• Gabriel Donio

Joseph J. Arena dies; was 95

Former co-owner of Buick-GMC


Joseph J. Arena was the former co-owner of Arena Buick-GMC Cub Cadet Lawn and Garden. (Courtesy Photo)

HAMMONTON—Joseph J. Arena, the former co-owner of Arena Buick-GMC Cub Cadet Lawn and Garden who spent a lifetime in his family’s business, died peacefully on November 9 with his loving family by his side, his obituary said. Arena was 95.


Arena was a lifelong Hammonton resident, graduating from Hammonton High School in 1944.


He served in the United States Army during the Korean War, active duty from 1950 to 1952, and was honorably discharged from reserve duty in 1956 with the rank of Staff Sergeant.


He joined the family business, Arena Oldsmobile, after high school. The business was started by his father in 1920.


Arena ran the farm equipment department focusing on sales, parts and service of International Harvester including their famous Farmall tractors as well as in later years, Cub Cadet lawn and garden equipment while serving as Secretary of the corporation. In 1978, he assumed ownership of the business from his remaining family members, along with his son, Joseph Arena Jr., and he remained active until 2013, serving as president of Arena Buick-GMC and Cub Cadet Lawn and Garden Products.


He was a member of VFW Post 1026, Knights of Columbus #3471, American Legion F.A. Funston Post 186 and Hammonton Kiwanis Club. He also served as School Board President of St. Joseph High School.


According to his obituary, “He was a friend to all, including many farmers in South Jersey. Pop will be sadly missed especially for his wit and dry humor. He was never at a loss for a quick comeback.”


Along the Main Road side of the car lot, a large number of red classic International Harvester Farmall tractors were lined up next to some Cub Cadet tractors and a 1947 International Harvester truck with “Arena” painted on its doors that had often been driven by Joseph Arena. (THG/Gabriel Donio)

After Arena’s funeral Mass, his grandson Alec Arena and his son Joseph Arena Jr. gave eulogies.


Alec Arena recalled his grandfather as the person who “set the standard and taught me how to be the man of the family.”


“His dry sense of humor and quick wittedness remained until the very end, and would catch most off guard for someone his age to be so sharp. He once described riding as a passenger in the car with Mommom as ‘riding in the suicide lane’ and claimed he ‘took off his glasses but could still see the danger.’ These were some of the comments only few would catch but would be the funniest moment of the night if you did … Pop was thoughtful, knowledgeable and analytic. He did not talk much but what he had to say was worth a listen,” Alec Arena said.


During his eulogy, Joseph Arena Jr. noted the lessons his father taught his family and friends, including humility, balance, how to learn, how to listen, patience and how to pay it forward.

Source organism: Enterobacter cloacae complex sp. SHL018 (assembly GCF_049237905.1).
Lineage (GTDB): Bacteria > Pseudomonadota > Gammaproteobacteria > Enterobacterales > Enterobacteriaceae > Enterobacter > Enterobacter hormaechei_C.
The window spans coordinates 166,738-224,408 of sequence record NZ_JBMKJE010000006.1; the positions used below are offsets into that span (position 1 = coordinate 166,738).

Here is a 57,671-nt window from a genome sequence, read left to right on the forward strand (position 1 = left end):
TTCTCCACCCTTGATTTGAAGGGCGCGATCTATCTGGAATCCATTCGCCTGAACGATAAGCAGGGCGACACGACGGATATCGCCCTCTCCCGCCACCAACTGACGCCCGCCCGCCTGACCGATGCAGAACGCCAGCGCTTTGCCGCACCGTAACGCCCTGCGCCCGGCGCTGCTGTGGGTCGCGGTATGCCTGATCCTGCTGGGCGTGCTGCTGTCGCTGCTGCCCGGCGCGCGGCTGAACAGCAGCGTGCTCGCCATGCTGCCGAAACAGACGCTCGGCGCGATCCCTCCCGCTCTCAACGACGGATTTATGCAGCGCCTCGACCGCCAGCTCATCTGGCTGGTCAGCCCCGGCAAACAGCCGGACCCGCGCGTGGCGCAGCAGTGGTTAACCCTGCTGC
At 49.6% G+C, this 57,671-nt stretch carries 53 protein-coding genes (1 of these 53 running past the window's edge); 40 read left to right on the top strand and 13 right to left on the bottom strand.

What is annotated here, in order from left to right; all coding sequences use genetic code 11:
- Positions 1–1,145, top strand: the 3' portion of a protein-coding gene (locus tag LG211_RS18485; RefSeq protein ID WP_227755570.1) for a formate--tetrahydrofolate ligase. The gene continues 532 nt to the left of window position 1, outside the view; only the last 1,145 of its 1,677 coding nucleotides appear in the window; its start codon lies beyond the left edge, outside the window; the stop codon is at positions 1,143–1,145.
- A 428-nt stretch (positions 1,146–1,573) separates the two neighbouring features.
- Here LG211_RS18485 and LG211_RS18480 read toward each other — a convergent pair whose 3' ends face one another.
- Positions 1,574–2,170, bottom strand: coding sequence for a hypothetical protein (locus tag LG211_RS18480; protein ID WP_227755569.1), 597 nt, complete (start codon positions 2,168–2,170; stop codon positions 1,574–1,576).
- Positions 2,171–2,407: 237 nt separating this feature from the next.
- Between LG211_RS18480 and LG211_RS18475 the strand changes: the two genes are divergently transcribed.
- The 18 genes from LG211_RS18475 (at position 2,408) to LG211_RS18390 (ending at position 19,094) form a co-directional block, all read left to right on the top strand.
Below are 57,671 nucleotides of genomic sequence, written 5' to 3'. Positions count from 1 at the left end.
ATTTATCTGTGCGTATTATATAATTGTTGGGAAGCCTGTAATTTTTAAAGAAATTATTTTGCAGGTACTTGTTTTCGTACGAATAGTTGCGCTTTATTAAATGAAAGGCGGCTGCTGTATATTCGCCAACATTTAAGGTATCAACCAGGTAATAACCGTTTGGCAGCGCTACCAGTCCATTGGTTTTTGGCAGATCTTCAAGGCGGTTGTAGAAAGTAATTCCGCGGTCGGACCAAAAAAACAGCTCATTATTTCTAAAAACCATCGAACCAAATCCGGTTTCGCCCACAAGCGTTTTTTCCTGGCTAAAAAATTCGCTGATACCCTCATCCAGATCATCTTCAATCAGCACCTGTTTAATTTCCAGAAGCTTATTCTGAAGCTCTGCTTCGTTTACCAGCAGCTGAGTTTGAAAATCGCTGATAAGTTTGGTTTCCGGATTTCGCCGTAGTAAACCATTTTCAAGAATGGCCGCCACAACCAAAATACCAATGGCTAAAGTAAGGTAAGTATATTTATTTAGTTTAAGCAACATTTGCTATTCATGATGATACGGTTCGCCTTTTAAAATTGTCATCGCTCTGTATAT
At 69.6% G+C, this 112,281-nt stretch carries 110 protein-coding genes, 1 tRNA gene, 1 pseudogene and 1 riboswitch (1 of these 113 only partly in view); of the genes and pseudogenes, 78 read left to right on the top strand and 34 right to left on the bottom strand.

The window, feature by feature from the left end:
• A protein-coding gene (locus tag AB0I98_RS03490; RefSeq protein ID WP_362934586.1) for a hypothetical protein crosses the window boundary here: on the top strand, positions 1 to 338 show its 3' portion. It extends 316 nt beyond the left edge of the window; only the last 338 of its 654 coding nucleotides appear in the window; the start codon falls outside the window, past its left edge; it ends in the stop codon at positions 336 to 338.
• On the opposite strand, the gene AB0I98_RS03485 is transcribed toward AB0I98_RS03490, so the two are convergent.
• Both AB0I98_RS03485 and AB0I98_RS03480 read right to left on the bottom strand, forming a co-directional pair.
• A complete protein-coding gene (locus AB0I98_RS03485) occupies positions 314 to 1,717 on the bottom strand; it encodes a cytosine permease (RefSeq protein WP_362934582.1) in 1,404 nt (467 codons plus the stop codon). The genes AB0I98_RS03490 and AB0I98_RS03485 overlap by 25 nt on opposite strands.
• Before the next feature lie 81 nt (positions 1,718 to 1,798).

Examples of how those lessons were taught were included in Joseph Arena Jr.’s eulogy.


• “He liked to eat and he really liked his sweets. When I was a kid, I would travel with Pop to various farms where Pop would do field repairs on the Farmall tractors. On the return home, we’d always stop for custard. Up until today, he knew where every custard stand in South Jersey was located. I always felt special that he would stop and get me custard. Later in life, I realized, that he was stopping for custard whether I was with him or not! He taught us humility.

• “Pop was a quiet man. He always conducted himself in a calm and even-keeled manner. An unbelievable quality, that could be frustrating. Our mom was a Donio; they are a bit more outgoing people. Some may say a bit explosive. Pop taught us balance.


• “Pop was a member of ‘The Greatest Generation.’ They received a challenge, they implemented a solution and they went home. They did what had to be done and did not look for anything in return. They sacrificed for their family—first and foremost. Pop taught us how to conduct ourselves. He also taught us how to pay it forward,” Joseph Arena Jr. said.


He ended his eulogy with the kind of dry humor his father was known for followed by a fond farewell to Joseph Arena.


“I mentioned Pop was generally a quiet man. I’ve come to realize that was not true. He usually did not have enough time to talk. However, over the past eight years, you couldn’t shut the guy up! In fact, he became quite long winded. Today, he taught me to stop talking … So, I close with saying, this man left an impact on very many people. We love him, we miss him, we will never forget him,” Joseph Arena Jr. said.


Arena is predeceased by his wife of 63 years, Annabel (nee Donio); his parents, Salvatore and Millie (nee Caruso) Arena; and siblings, Angelo Arena, Mamie Rastelli, Marie Dampf and Charles Arena. He is survived by his daughter, Judith Pape (Tom) of Mt. Laurel; his sons Joseph Arena Jr. (Rose) and David Arena (Lori), both of Hammonton and his sister, Helen Ford of Hammonton. Arena is survived by his grandchildren, Katie Kuehner (Wayne), Annie Pape, David, Andrew, Alec and Nicholas Arena; great-grandsons, Logan and Roman Kuehner. He is also survived by many loving nieces, nephews and cousins.


A large number of family and friends attended his Mass of Christian Burial on November 13 at St. Mary of Mt. Carmel Parish’s St. Anthony Church. Following the Mass, the funeral procession drove by Arena Buick-GMC, located on the point between the White Horse Pike (Route 30) and Main Road. Along the Main Road side of the car lot, a large number of red classic International Harvester Farmall tractors were lined up next to some Cub Cadet tractors and a 1947 International Harvester truck with “Arena” painted on its doors that had often been driven by Joseph Arena.


In lieu of flowers, donations may be made to the St. Vincent de Paul Society, 226 French St., Hammonton, NJ 08037.


Arrangements made by Marinella Funeral Home.